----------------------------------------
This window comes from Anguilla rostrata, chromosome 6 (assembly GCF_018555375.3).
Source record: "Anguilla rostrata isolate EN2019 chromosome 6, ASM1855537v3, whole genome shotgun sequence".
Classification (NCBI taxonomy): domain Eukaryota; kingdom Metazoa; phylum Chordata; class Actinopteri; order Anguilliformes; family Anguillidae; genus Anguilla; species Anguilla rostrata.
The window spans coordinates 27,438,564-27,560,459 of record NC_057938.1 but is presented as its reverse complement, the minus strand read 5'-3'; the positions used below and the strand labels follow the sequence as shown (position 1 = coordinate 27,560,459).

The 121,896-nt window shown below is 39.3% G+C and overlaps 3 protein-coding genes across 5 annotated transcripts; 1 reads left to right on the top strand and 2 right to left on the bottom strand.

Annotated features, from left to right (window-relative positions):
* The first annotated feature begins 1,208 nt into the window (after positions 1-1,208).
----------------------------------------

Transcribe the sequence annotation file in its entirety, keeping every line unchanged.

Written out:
This window comes from Anguilla rostrata, chromosome 6 (assembly GCF_018555375.3).
Source record: "Anguilla rostrata isolate EN2019 chromosome 6, ASM1855537v3, whole genome shotgun sequence".
Classification (NCBI taxonomy): domain Eukaryota; kingdom Metazoa; phylum Chordata; class Actinopteri; order Anguilliformes; family Anguillidae; genus Anguilla; species Anguilla rostrata.
The window spans coordinates 27,438,564-27,560,459 of record NC_057938.1 but is presented as its reverse complement, the minus strand read 5'-3'; the positions used below and the strand labels follow the sequence as shown (position 1 = coordinate 27,560,459).

The 121,896-nt window shown below is 39.3% G+C and overlaps 3 protein-coding genes across 5 annotated transcripts; 1 reads left to right on the top strand and 2 right to left on the bottom strand.

Annotated features, from left to right (window-relative positions):
* The first annotated feature begins 1,208 nt into the window (after positions 1-1,208).